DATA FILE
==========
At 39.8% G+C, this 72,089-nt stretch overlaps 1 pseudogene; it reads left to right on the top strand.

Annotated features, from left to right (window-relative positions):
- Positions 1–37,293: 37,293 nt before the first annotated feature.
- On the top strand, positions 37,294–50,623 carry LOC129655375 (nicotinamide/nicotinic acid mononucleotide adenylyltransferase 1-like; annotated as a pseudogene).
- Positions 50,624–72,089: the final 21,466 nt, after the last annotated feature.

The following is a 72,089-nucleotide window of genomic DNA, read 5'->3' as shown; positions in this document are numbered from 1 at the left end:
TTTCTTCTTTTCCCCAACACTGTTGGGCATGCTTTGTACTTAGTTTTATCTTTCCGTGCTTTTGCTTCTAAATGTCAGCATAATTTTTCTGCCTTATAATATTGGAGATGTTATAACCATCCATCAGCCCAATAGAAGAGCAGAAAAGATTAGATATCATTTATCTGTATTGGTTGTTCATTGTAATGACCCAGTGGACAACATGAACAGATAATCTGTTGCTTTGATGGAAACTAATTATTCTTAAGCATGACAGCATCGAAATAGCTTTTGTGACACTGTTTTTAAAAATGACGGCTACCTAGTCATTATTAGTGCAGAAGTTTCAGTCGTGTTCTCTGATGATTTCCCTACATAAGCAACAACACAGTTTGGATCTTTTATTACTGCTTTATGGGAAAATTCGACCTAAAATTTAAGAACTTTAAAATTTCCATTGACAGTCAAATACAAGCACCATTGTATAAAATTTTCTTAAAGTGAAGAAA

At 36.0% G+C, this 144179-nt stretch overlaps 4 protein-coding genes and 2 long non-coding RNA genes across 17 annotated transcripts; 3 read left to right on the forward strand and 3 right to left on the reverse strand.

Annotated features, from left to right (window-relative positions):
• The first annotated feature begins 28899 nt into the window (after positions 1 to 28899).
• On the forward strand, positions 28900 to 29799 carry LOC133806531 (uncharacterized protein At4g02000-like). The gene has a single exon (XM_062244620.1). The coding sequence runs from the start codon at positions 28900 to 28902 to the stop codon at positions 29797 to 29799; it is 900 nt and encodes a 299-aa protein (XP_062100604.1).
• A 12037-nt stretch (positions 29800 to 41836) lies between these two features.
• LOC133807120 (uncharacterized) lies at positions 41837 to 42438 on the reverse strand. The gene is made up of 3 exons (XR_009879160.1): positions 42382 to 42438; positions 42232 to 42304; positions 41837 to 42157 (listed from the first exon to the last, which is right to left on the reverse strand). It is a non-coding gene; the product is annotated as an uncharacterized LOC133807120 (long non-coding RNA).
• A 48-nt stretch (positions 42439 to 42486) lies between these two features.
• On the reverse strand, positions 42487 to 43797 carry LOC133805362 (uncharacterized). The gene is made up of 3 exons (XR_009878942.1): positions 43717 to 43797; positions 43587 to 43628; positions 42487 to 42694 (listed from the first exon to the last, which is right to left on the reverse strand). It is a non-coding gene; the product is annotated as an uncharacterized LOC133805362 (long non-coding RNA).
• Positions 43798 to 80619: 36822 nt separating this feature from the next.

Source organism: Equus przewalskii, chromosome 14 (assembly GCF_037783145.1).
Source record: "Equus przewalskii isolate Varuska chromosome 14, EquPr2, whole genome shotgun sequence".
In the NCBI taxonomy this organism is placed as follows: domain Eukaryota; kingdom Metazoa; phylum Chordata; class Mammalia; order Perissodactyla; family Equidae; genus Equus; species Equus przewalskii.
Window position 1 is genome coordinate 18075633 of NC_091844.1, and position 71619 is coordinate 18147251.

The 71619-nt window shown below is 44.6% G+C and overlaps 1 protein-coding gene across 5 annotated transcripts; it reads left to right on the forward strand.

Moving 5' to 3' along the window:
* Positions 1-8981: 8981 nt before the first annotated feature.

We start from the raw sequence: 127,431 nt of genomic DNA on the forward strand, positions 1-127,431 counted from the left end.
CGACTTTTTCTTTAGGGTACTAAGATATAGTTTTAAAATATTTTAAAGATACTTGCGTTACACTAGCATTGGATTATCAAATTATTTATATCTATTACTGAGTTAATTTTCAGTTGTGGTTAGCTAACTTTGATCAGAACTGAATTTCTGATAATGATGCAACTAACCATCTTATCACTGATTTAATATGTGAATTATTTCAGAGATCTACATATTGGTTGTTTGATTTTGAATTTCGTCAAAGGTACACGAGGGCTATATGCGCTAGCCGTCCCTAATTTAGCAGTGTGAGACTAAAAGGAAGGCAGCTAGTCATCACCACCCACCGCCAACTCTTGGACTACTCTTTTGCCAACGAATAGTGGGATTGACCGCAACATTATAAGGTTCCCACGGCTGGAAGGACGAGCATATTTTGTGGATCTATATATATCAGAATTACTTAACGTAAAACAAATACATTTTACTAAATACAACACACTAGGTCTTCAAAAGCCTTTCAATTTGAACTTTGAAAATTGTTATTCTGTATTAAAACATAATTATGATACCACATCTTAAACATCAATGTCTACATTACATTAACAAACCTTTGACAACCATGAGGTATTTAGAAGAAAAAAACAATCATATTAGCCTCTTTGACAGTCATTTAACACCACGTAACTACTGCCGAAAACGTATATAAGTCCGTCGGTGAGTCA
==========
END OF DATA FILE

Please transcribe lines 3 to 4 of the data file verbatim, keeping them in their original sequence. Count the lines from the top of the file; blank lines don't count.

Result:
- Positions 1–37,293: 37,293 nt before the first annotated feature.
- On the top strand, positions 37,294–50,623 carry LOC129655375 (nicotinamide/nicotinic acid mononucleotide adenylyltransferase 1-like; annotated as a pseudogene).